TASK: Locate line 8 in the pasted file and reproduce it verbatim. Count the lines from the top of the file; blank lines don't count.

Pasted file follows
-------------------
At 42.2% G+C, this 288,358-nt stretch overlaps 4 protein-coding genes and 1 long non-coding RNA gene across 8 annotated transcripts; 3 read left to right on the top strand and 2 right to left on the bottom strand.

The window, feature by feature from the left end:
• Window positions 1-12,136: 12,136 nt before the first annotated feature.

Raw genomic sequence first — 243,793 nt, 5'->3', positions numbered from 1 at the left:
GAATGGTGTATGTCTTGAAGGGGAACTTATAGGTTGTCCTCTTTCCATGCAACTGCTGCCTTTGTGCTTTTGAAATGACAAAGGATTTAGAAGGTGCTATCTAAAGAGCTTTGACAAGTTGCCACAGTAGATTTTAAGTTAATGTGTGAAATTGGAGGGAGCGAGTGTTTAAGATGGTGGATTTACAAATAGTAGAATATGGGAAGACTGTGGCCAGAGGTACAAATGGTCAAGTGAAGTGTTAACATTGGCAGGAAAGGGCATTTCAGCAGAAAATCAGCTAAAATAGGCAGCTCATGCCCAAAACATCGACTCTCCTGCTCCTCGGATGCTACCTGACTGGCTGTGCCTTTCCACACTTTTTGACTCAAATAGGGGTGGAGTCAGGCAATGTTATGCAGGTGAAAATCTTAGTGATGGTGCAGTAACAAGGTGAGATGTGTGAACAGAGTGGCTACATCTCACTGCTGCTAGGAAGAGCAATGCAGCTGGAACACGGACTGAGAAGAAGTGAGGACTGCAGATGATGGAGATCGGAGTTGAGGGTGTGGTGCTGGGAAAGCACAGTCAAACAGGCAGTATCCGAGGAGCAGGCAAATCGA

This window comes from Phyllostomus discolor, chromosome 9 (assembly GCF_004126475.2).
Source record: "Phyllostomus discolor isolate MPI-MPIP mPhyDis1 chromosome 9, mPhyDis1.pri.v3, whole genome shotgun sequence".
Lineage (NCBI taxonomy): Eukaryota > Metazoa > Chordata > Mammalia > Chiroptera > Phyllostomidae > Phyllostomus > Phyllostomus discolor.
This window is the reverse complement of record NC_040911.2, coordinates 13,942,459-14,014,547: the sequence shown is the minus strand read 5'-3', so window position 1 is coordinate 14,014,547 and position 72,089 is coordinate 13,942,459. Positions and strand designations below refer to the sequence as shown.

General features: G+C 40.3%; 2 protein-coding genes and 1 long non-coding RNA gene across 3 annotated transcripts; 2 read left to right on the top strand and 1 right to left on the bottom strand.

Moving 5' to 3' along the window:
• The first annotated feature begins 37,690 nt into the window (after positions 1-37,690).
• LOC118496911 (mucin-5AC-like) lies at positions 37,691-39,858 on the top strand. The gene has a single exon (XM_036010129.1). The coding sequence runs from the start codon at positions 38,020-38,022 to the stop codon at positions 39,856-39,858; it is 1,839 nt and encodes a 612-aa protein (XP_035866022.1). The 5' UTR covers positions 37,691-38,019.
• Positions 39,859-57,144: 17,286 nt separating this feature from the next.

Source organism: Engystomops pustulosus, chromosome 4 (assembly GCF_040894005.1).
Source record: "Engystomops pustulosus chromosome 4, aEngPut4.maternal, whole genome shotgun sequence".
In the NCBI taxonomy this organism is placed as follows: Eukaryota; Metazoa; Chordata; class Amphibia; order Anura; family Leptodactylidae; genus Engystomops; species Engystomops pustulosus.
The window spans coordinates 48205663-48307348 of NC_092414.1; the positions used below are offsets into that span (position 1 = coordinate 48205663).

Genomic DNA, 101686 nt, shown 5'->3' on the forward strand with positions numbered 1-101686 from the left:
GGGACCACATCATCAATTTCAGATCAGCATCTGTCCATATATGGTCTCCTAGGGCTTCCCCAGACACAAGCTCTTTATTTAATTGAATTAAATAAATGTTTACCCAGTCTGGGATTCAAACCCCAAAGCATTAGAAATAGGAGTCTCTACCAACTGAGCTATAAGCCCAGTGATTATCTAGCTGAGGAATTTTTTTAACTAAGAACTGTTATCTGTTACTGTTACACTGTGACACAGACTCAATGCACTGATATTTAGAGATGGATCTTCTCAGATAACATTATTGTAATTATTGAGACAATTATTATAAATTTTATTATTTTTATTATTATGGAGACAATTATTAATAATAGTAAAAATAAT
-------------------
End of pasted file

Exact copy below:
Lineage (NCBI taxonomy): Eukaryota > Metazoa > Chordata > Mammalia > Chiroptera > Phyllostomidae > Phyllostomus > Phyllostomus discolor.